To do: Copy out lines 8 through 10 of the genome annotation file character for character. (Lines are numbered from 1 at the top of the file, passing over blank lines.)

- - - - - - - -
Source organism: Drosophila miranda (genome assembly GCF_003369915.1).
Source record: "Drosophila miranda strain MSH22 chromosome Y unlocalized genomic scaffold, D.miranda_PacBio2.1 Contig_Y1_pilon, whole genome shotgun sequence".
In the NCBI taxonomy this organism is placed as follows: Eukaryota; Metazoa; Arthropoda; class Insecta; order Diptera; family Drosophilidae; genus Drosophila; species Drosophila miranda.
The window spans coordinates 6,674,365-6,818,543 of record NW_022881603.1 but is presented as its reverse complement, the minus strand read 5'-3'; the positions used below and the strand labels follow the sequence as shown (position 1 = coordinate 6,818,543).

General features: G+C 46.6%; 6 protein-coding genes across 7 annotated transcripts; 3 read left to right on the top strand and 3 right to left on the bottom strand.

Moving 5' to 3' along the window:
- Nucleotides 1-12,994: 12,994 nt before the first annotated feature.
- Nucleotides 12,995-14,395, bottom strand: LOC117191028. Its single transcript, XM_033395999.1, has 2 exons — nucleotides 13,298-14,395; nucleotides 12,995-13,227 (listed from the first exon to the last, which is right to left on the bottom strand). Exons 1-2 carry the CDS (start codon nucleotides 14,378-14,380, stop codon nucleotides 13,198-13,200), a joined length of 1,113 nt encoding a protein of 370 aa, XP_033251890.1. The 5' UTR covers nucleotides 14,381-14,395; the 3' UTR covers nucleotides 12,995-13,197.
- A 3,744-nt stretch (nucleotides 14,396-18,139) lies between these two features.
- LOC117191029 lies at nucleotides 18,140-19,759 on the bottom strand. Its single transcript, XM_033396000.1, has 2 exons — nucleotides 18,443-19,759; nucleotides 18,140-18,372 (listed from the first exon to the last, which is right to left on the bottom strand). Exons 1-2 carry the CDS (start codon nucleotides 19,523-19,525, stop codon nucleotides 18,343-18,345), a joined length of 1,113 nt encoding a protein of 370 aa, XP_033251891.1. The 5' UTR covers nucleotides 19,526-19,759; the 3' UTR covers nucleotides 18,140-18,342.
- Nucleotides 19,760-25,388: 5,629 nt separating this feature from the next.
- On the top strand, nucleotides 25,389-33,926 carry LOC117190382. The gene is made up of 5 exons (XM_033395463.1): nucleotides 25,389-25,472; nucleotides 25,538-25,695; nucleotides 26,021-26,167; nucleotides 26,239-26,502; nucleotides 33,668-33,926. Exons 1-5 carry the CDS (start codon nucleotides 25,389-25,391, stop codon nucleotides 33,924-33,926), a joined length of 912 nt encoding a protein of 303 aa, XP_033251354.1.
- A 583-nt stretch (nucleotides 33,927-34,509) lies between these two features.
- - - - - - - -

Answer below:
- Nucleotides 12,995-14,395, bottom strand: LOC117191028. Its single transcript, XM_033395999.1, has 2 exons — nucleotides 13,298-14,395; nucleotides 12,995-13,227 (listed from the first exon to the last, which is right to left on the bottom strand). Exons 1-2 carry the CDS (start codon nucleotides 14,378-14,380, stop codon nucleotides 13,198-13,200), a joined length of 1,113 nt encoding a protein of 370 aa, XP_033251890.1. The 5' UTR covers nucleotides 14,381-14,395; the 3' UTR covers nucleotides 12,995-13,197.
- A 3,744-nt stretch (nucleotides 14,396-18,139) lies between these two features.
- LOC117191029 lies at nucleotides 18,140-19,759 on the bottom strand. Its single transcript, XM_033396000.1, has 2 exons — nucleotides 18,443-19,759; nucleotides 18,140-18,372 (listed from the first exon to the last, which is right to left on the bottom strand). Exons 1-2 carry the CDS (start codon nucleotides 19,523-19,525, stop codon nucleotides 18,343-18,345), a joined length of 1,113 nt encoding a protein of 370 aa, XP_033251891.1. The 5' UTR covers nucleotides 19,526-19,759; the 3' UTR covers nucleotides 18,140-18,342.